Kremlin bill passes in parliament, but barely

The Russian parliament on Wednesday passed a Kremlin bill restoring gubernatorial elections, with opponents saying the new law will still allow the president to screen out undesirable candidates.

The 450-seat State Duma, the elected lower house, approved the bill with 237 votes, just above the simple majority required.

President Dmitry Medvedev submitted the bill in response to massive protests against his mentor Vladimir Putin in the run-up to the March election that gave Putin a third presidential term.

Putin had scrapped direct elections of provincial governors during his presidency as part of a systematic rollback of democratic freedoms.

While the president will no longer appoint Russia's governors, the new law will give him the right to "consult" with potential candidates or the parties nominating them.

Candidates will also have to receive formal backing from 5 to 10 percent of the members of local legislatures, depending on the region.

"It will be easier for a camel to go through the eye of a needle than for an opposition candidate to become governor," said Communist lawmaker Anatoly Lokot.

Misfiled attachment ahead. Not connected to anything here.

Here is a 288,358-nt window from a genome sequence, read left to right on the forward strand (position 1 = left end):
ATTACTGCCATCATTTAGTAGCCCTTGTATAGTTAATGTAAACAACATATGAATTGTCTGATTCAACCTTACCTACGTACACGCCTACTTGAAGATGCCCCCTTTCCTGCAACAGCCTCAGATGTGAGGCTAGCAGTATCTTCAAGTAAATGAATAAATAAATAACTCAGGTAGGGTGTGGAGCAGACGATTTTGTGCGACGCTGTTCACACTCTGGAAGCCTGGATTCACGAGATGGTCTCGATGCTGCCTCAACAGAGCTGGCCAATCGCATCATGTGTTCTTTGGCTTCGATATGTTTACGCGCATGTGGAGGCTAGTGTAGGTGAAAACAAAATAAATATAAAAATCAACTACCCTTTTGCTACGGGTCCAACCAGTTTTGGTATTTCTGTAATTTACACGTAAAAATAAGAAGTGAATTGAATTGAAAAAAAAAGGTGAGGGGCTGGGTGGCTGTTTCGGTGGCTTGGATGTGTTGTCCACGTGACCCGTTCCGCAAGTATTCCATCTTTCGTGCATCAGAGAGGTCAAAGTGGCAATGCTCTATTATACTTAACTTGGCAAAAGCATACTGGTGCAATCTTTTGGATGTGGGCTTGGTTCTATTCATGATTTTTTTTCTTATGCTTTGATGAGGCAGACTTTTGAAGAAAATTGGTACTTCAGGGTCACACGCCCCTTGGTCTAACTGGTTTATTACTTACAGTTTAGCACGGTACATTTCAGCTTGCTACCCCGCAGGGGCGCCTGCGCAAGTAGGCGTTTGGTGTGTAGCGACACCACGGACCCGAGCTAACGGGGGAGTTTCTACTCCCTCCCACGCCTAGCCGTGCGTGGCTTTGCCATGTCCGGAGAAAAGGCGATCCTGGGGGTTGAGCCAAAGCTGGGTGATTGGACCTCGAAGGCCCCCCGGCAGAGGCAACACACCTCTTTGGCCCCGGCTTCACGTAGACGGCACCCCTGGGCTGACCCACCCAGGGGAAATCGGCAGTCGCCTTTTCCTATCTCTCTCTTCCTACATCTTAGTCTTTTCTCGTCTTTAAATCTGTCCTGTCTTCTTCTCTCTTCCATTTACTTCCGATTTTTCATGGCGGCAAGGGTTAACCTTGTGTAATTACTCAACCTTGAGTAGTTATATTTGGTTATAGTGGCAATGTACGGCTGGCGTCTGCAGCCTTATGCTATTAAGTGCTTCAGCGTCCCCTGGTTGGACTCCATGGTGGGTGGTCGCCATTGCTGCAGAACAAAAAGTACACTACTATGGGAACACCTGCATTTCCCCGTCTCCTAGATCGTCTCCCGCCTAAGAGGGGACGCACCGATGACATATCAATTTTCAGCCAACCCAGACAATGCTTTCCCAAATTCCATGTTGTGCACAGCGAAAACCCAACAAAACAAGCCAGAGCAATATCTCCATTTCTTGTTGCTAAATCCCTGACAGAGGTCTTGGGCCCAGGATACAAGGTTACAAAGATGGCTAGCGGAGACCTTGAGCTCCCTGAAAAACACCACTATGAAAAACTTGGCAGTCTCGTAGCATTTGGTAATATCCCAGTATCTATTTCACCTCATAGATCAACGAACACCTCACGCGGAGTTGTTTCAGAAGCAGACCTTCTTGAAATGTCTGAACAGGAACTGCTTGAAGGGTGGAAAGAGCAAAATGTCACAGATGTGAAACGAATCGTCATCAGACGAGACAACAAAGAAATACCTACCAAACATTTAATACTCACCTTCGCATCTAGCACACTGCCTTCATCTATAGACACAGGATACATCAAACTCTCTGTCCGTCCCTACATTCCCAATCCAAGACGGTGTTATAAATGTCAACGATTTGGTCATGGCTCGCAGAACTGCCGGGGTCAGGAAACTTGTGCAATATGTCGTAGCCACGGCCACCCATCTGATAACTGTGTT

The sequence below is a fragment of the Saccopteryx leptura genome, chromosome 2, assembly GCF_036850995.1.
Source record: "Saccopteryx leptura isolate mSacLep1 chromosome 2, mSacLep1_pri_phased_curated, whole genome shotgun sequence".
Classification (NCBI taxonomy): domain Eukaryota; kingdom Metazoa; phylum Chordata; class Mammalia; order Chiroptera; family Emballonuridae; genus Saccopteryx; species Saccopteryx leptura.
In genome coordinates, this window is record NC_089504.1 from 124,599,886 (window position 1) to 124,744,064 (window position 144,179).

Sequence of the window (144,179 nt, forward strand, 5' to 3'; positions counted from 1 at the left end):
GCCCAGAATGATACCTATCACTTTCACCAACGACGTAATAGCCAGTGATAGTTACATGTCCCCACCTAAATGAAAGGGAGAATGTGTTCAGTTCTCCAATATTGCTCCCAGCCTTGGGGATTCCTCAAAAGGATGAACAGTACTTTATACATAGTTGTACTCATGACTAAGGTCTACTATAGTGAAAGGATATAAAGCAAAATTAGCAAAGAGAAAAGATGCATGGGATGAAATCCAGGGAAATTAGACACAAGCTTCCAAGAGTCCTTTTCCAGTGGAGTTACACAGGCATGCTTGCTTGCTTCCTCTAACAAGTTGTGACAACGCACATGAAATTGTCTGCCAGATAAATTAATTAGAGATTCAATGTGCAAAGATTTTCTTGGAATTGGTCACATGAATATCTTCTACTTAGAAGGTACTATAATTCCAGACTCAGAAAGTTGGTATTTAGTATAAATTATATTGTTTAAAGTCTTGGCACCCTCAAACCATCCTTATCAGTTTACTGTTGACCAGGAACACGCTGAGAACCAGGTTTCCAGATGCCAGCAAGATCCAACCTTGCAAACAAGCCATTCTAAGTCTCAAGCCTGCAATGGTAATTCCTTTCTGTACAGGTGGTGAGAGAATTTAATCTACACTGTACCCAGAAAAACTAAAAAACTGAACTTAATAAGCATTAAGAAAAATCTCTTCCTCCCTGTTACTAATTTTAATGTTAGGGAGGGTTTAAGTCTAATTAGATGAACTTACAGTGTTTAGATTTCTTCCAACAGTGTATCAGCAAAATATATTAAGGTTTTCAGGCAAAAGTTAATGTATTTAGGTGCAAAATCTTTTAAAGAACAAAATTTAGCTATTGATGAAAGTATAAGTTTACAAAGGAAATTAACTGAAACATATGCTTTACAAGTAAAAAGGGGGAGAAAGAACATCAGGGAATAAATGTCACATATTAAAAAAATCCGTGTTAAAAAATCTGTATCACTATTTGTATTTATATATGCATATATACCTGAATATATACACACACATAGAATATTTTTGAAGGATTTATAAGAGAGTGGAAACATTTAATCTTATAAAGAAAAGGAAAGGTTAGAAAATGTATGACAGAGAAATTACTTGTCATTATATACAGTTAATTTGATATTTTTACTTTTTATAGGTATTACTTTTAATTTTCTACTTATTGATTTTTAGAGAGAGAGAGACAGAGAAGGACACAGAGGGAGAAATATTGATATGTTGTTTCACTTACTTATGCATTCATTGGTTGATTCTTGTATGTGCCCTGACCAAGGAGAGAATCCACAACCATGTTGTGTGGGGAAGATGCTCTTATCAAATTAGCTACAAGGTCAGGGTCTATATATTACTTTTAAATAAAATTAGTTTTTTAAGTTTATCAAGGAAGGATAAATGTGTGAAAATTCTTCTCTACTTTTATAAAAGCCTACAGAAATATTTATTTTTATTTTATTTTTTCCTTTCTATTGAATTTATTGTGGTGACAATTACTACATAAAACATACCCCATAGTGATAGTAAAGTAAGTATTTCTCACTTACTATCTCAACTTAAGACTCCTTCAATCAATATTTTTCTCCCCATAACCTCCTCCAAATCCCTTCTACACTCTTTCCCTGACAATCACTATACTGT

Yelena Mizulina of the leftist Just Russia party said the bill was a throwback to the Soviet era, when all candidates were approved by the Communist Party.

"The government's fear of people and direct elections lies in the foundation of that bill," she said.

The State Duma is dominated by the Kremlin party, United Russia, which holds a majority of the seats. Just Russia, while created by the Kremlin and led by a Putin ally, has recently joined the Communist Party in measured opposition.

The bill must still be approved by the upper house and signed by Medvedev, steps regarded as formalities.

Medvedev's reforms also include bills easing registration requirements for political parties and liberalizing election rules. Those steps have been welcomed by the opposition, but the next election to the national parliament is five years away.

Russian President Dmitry Medvedev, right on podium, addresses the State Council in the Kremlin in Moscow,  Russia, Tuesday, April 24, 2012. Medvedev, who will shift into the prime minister's job after Vladimir Putin reclaims the presidency next month, summed up the results of his four-year presidency and set goals for the future.(AP Photo/Alexander Zemlianichenko, pool) Enlargephoto

Russian President Dmitry Medvedev, right on podium, addresses the State Council in the Kremlin in Moscow, Russia, Tuesday, April 24, 2012. Medvedev, who will shift into the prime minister's job after Vladimir Putin reclaims the presidency next month, summed up the results of his four-year presidency and set goals for the future.(AP Photo/Alexander Zemlianichenko, pool)